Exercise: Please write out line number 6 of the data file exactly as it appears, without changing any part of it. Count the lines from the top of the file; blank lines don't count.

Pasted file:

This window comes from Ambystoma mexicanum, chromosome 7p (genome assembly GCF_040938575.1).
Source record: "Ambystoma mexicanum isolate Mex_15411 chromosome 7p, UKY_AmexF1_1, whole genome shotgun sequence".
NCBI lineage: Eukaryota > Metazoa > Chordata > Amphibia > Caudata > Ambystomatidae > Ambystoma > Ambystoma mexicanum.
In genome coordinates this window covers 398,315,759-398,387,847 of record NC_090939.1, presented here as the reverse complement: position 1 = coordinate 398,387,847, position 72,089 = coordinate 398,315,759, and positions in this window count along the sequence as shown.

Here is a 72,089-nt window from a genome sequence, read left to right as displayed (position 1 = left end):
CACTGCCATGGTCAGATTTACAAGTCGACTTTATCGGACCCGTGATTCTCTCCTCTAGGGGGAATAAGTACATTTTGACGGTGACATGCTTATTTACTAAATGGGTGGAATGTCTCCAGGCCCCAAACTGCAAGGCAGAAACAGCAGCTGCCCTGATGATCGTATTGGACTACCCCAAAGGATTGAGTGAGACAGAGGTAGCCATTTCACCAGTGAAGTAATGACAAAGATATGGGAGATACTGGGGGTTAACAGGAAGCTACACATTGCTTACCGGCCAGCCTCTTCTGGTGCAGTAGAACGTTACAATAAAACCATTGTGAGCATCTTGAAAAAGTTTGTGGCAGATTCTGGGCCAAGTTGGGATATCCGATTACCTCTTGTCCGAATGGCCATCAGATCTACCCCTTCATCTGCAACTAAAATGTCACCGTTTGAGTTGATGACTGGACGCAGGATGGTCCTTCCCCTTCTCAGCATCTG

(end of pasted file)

CACTGCCATGGTCAGATTTACAAGTCGACTTTATCGGACCCGTGATTCTCTCCTCTAGGGGGAATAAGTACATTTTGACGGTGACATGCTTATTTACTAAATGGGTGGAATGTCTCCAGGCCCCAAACTGCAAGGCAGAAACAGCAGCTGCCCTGATGATCGTATTGGACTACCCCAAAGGATTGAGTGAGACAGAGGTAGCCATTTCACCAGTGAAGTAATGACAAAGATATGGGAGATACTGGGGGTTAACAGGAAGCTACACATTGCTTACCGGCCAGCCTCTTCTGGTGCAGTAGAACGTTACAATAAAACCATTGTGAGCATCTTGAAAAAGTTTGTGGCAGATTCTGGGCCAAGTTGGGATATCCGATTACCTCTTGTCCGAATGGCCATCAGATCTACCCCTTCATCTGCAACTAAAATGTCACCGTTTGAGTTGATGACTGGACGCAGGATGGTCCTTCCCCTTCTCAGCATCTG